Cyber blackmail and sextortion scams: What employees need to know

3 Dec 2020

Blackmail is a common practice among cybercriminals. Although most of the threats are usually fake, many employees lack enough knowledge and are easily taken in. Therefore, it’s crucial to constantly raise awareness and talk about online scams – including sextortion.

The concept of blackmail is said to date back to the 16th century, but the internet has taken it to new heights. Cybercriminals use a variety of blackmail and extortion techniques to target victims—and while the threats are usually fake, your employees need to be aware of these scams. 


Recently, so-called sextortion emails have been increasingly popular with criminals, usually going something like this: 

“Hello, my friend. You don’t know me, but I know you very well. Better than you’d expect, lol. This is your password, right?”


Emails like these often show up in employee mailboxes. The blackmailer usually claims to have stalked the recipient via their webcam while they were watching some adult content—and demands that the addressee pay up or the hacker will tell their family and co-workers or share explicit videos taken from their webcam


These threats are petrifying enough that recipients often don’t want to take a risk and will pay the desired sum—which is exactly what they shouldn’t do.  Take a proactive approach to the problem and let your employees know that sextortion scams are becoming more common—and that you want to make sure that no one is victimized. 


Explain the concept

Email sextortion scams are mostly swindles. They depend on social engineering, which is the psychological manipulation of people into performing actions or divulging confidential information. These extortionists try to look real, believable and confident—for example, claiming to have the victim’s password and access to their webcam—when often, they’re simply bluffing.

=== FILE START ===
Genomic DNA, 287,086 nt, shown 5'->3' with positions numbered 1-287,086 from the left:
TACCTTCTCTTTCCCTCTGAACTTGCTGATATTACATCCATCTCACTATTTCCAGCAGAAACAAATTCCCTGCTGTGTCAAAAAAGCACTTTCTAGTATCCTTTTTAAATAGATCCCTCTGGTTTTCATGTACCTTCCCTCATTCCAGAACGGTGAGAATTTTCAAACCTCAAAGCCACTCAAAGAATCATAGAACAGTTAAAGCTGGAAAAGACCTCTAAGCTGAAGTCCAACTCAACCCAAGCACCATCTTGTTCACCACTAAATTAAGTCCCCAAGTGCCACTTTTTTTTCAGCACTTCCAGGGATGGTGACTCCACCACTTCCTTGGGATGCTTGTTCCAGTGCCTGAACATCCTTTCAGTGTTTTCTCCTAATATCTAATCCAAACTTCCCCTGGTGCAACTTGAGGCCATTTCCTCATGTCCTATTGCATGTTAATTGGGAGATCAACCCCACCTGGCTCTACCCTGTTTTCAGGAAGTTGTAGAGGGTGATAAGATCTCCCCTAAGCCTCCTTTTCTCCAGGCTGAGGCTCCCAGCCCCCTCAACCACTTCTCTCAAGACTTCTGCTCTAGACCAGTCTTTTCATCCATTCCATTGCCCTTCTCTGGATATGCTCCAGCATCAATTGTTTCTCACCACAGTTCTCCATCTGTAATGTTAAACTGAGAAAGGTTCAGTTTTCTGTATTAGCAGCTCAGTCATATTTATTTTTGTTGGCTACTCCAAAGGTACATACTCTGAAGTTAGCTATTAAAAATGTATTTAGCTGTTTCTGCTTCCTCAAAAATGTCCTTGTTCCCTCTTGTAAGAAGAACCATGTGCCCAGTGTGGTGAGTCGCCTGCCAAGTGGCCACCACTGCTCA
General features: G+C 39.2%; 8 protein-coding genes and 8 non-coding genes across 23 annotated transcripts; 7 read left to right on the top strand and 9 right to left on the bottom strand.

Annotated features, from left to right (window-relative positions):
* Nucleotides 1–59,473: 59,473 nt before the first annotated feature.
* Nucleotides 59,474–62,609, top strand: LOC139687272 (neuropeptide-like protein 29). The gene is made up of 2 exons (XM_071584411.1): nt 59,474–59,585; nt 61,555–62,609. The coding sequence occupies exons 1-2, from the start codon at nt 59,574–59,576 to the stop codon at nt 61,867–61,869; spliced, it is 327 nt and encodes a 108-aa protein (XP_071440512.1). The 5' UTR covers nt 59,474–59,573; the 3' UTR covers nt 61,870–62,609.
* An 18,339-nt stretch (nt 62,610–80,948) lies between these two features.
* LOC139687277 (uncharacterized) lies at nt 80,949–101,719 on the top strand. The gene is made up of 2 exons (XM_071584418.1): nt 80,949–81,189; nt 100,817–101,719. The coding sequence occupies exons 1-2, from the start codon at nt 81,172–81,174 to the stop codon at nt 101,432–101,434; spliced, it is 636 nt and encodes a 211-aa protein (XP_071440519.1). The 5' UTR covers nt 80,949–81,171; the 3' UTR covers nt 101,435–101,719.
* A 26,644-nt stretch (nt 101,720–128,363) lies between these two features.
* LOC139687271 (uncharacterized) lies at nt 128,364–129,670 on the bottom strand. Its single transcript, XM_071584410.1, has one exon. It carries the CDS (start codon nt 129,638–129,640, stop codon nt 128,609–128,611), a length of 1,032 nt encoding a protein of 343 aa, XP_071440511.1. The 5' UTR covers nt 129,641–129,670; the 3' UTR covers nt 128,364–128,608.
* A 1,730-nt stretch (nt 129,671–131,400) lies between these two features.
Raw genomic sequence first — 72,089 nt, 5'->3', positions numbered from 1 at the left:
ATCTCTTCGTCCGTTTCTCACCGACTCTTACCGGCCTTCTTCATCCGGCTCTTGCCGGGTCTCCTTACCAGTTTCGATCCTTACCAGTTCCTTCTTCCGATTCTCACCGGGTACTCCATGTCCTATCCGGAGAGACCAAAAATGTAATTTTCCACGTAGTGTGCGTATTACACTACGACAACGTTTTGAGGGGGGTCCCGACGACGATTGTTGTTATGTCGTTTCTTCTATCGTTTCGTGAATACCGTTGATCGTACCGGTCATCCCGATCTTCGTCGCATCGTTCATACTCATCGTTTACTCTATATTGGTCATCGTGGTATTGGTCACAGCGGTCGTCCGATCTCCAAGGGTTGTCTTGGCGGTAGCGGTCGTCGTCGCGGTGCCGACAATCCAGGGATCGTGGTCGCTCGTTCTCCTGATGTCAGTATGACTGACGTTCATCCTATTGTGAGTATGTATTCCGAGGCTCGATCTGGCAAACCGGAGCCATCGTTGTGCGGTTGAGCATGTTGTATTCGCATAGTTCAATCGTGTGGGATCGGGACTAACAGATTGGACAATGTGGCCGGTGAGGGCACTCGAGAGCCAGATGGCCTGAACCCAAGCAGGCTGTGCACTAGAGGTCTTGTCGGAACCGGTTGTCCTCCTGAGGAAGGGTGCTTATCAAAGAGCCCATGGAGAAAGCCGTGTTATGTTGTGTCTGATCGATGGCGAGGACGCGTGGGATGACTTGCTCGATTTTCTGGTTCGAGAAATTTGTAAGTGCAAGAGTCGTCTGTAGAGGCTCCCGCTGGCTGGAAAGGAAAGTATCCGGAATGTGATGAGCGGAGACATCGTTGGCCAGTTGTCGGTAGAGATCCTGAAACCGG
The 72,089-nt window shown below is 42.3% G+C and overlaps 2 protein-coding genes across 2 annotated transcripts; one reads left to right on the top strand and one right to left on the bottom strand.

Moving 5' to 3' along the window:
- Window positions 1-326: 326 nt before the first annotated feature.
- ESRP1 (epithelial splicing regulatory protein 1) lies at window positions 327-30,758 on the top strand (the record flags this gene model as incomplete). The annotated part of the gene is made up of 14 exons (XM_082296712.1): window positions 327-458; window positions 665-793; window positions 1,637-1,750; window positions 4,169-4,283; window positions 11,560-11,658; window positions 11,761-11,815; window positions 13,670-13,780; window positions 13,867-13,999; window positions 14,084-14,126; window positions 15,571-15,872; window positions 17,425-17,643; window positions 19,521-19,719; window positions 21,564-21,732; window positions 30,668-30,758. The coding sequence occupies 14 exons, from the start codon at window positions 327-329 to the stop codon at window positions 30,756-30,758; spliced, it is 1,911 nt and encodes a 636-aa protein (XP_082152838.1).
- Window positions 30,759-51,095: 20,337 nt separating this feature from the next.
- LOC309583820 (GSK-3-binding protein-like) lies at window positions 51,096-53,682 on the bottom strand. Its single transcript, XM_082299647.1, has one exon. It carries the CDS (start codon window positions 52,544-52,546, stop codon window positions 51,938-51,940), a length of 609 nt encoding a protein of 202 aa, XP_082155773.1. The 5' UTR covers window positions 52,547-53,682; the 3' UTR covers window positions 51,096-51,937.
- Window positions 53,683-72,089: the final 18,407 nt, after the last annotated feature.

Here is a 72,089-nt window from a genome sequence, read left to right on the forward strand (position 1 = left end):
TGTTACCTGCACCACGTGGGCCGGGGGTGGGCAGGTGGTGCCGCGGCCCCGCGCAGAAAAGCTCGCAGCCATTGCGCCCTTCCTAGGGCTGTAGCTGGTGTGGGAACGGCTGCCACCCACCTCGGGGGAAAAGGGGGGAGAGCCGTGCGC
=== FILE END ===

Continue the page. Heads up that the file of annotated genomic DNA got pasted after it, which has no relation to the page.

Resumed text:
The FBI offers these tips to avoid being targeted in the first place:

  • Do not open emails or attachments from unknown individuals
  • Do not communicate with senders of unsolicited email
  • Don’t store sensitive or embarrassing photos or information online or on your mobile devices.
  • Ensure that security settings for social media accounts are activated and set at the  highest level of protection

Tell them not to pay up

Scams are a great business: According to the FBI’s Crime Complaint Center, in 2018, extortion by email caused losses around $83 million, most of them coming from sextortion campaigns. 


The main purpose of sextortion emails is to make the victim pay – preferably in Bitcoins, which allows the hackers to collect the money anonymously. However, these demands can be in the thousands of dollars – and once the target of the scam pays up, they may receive additional threats and demands.


This is why experts say a victim should never respond to demands for money (or information such as passwords, account information, etc.)


Talk about password best practices

The attacker may actually have the employee’s password, but that’s probably all they have. Mentioning a real password is just another technique to make the recipient feel nervous. Educate your employees on how the password market works. Explain that hackers often buy stolen passwords, which may have been revealed during a data breach, on the dark web at a fairly low price.


Most important, use this opportunity to remind employees of best practices when creating a strong password or passphrase. Explain that the password-selling business is exactly the reason why everyone needs to change their password periodically.  As a business owner, you should strongly consider implementing two-factor authentication as an additional layer of protection.


Discuss how to react

If the criminal does indeed have the correct password, advise your employees not to panic—but to change that password immediately. They shouldn’t reply to the email or pay the ransom, nor should they click on any links or attachments in it. In addition, your IT person or internal security departments should be alerted about the email.


Cyber blackmail, sextortion and other online threats can be reported at the FBI’s Internet Crime Complaint Center.

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